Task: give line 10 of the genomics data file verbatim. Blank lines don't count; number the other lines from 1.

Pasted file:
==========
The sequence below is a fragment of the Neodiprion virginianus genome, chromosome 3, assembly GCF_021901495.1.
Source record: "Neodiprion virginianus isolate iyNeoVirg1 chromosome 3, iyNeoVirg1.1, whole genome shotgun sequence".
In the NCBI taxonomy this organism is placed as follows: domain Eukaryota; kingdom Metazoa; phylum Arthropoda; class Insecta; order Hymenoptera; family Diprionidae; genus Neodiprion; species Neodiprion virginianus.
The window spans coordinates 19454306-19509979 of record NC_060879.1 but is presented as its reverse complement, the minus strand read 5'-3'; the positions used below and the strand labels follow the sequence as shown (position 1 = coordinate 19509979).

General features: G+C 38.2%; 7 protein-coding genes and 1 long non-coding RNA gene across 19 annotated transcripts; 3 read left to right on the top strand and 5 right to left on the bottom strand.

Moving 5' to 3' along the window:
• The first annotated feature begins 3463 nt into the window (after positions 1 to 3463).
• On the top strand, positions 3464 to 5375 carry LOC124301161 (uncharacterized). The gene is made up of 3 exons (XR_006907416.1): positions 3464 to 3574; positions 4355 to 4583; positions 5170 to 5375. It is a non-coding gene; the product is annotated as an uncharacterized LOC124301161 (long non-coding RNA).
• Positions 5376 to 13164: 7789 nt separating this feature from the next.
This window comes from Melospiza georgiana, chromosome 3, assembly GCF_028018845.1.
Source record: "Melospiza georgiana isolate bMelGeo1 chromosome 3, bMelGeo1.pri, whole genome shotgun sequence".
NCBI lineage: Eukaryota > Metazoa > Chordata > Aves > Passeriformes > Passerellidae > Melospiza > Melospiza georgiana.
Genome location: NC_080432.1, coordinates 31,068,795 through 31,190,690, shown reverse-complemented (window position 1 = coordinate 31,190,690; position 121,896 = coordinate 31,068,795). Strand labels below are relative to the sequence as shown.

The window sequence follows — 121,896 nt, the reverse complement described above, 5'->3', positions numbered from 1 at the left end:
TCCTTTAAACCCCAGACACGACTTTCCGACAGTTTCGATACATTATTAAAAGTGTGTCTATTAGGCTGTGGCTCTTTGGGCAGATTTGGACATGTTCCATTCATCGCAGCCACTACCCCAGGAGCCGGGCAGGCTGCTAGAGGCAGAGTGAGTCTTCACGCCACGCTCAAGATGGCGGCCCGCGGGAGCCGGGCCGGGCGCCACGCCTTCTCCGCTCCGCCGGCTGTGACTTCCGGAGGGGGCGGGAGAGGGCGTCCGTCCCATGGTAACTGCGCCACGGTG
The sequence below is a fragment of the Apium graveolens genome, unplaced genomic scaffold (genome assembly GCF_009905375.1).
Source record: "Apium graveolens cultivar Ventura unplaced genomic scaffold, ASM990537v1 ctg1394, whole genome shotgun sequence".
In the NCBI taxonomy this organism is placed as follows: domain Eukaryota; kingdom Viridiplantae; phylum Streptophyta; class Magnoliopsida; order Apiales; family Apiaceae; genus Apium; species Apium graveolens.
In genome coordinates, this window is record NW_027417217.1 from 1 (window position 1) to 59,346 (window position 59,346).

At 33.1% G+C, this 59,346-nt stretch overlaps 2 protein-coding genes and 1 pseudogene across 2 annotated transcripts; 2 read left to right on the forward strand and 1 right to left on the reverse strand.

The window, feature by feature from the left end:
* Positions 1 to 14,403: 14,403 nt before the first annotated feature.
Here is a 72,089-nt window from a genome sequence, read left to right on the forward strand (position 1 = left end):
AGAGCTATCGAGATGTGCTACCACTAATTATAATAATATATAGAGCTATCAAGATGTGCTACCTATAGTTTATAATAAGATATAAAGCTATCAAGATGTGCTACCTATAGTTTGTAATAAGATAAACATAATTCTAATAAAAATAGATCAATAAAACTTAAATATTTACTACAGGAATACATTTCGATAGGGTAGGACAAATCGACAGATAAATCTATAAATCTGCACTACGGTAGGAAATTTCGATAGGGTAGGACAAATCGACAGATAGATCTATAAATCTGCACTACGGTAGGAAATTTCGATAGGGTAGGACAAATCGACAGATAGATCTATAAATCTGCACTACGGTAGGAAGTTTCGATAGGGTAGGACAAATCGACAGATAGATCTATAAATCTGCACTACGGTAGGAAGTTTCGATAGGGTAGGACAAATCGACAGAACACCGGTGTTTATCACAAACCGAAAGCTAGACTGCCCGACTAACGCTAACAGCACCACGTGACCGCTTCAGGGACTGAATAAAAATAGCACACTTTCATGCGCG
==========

This window comes from Melospiza georgiana, chromosome 3, assembly GCF_028018845.1.